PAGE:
I recently came across a brilliant documentary, Abstract Art of Design on Netflix. In Netflix’s own words, the documentary series is, “a look beyond blueprints and computers into the art and science of design, showcasing great designers from every discipline whose work shapes our world.”
If you’ve never watched an episode, perhaps the trailer below will tempt you.
I have decided to follow this series on Netflix in a hope of picking out insights that apply to us photographers and I’ll be sharing these insights with you.
First episode is about Christoph Niemann, an illustrator and a graphics designer whose work has graced the cover of the New Yorker magazine more than 20 times.
Here are three things I learned from episode one that photographers can apply to what we do.
1. Show up to work every day.
This is a big one in any endeavour, not just photography. Showing up time after time, day after day. Even when we don’t feel like it. Even when we are sick, or haven’t slept enough, or not feeling the inspiration.
Chuck Close once famously said,
Inspiration is for amateurs; the rest of us just show up and get to work.
Creating art is not about waiting for inspiration. Inspiration comes from showing up and doing the work even when you are not inspired.
As I start to write more and more for this blog, I am finding this to be the key. I wake up every day (including weekends) between 4:30 – 5:00, make a cup of coffee and get to writing. There are days when I write absolute trite and then there are days when I can write a thousand words in one sitting. But the key is to show up and giving it a chance.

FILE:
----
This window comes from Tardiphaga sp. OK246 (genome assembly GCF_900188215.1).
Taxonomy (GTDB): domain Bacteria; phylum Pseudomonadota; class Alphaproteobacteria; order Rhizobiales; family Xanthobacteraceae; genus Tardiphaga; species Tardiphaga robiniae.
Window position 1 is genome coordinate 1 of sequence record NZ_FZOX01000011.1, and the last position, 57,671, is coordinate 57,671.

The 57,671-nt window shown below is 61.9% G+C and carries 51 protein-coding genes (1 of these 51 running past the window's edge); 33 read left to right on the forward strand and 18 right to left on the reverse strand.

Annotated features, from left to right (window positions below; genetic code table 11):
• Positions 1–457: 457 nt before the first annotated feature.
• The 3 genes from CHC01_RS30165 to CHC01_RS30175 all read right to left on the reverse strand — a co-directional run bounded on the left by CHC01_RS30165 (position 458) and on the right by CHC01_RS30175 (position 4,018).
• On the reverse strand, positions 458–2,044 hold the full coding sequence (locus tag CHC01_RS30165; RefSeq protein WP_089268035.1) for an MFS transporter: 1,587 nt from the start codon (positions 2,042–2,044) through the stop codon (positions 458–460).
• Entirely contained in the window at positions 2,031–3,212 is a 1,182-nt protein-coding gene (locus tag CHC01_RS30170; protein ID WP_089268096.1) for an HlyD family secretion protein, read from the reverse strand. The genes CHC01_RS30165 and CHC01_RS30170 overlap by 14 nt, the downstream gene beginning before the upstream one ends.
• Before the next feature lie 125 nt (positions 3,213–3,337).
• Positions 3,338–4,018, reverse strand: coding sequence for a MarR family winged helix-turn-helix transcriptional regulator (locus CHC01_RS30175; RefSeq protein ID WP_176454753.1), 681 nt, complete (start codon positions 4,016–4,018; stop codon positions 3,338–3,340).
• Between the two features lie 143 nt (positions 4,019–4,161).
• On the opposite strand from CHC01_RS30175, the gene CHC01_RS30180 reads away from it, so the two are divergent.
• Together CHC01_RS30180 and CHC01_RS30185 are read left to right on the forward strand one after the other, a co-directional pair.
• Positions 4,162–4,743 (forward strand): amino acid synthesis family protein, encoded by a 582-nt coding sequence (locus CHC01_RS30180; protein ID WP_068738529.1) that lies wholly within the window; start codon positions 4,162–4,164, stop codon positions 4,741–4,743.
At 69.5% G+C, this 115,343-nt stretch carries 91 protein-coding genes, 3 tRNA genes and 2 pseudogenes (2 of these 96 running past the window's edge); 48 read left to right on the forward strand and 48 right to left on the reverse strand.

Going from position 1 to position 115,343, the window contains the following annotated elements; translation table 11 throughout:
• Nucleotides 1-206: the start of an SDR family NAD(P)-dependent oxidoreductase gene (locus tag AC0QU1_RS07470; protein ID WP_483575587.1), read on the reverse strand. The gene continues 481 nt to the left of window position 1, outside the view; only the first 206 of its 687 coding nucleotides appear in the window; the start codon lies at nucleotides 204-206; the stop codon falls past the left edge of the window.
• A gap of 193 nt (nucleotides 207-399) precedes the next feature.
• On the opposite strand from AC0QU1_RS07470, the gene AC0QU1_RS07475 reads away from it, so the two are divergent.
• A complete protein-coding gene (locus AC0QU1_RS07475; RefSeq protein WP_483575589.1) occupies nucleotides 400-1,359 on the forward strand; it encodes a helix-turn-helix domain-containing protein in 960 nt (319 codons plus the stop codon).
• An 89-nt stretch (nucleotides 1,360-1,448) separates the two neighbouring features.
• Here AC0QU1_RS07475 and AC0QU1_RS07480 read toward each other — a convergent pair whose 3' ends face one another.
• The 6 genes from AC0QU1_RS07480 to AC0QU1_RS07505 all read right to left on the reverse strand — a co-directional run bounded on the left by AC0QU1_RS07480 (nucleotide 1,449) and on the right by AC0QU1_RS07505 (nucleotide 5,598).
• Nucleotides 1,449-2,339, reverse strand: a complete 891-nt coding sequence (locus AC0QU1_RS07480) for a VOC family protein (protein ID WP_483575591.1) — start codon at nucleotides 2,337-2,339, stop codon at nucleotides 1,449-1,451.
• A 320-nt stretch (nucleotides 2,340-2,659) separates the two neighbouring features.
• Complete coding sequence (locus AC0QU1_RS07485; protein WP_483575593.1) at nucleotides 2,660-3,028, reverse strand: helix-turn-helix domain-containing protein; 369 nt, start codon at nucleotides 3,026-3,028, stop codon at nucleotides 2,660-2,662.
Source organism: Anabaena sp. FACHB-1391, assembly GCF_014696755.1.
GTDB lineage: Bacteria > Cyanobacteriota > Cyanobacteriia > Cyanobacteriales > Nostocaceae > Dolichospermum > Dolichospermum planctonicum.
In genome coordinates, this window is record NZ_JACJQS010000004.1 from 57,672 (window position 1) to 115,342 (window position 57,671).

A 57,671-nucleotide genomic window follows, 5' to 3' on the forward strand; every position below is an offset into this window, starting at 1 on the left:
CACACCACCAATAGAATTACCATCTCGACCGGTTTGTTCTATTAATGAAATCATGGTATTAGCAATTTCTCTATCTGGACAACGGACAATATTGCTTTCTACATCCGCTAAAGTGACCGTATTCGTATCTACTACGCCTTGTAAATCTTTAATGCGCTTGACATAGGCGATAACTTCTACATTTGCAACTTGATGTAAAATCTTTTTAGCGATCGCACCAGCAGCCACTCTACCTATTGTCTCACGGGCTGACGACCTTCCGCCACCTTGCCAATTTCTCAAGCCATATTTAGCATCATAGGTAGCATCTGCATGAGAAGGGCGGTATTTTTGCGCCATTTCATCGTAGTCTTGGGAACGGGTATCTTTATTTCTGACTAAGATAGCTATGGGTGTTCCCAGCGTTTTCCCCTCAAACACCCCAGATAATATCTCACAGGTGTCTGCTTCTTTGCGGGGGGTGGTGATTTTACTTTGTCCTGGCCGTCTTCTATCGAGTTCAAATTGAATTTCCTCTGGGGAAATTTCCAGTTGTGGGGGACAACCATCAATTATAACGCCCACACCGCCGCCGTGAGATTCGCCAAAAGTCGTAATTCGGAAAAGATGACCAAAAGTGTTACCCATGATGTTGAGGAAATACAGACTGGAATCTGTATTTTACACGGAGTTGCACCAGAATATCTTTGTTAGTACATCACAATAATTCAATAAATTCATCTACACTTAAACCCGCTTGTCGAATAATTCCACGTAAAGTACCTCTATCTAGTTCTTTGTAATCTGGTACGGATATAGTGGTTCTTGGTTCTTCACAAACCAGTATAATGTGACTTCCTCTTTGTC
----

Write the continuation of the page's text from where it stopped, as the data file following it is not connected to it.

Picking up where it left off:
When the goal is to simply just show up, every day feels like a win – even when the output is not what we had hoped for.
2. Throw in something you might regret and that’s usually the most interesting part.
It is often the subjects that we are most afraid to shoot that we need to shoot the most. It’s the personal projects that scare us the most are the ones we need to take on.
If you are not scared, you are simply not pushing it enough.
Writers and bloggers have also said in time and again. Words that they are most afraid to write are the ones you need to write the most. Things that we are afraid of are the ones we need to do the most.
3. Creator and editor are two different people.
This one is about being a ruthless editor of your work. All photographs that you create feel precious and personal but we need to objectively look at them from a distance and check if they are successful or not in expressing your intent. Check if they say what you want to say. Listen to sources you respect and ask them for critique.
The ones that don’t say what you want to say, set them aside.
In Niemann’s own words from the episode, be a ruthless editor and a careless artist.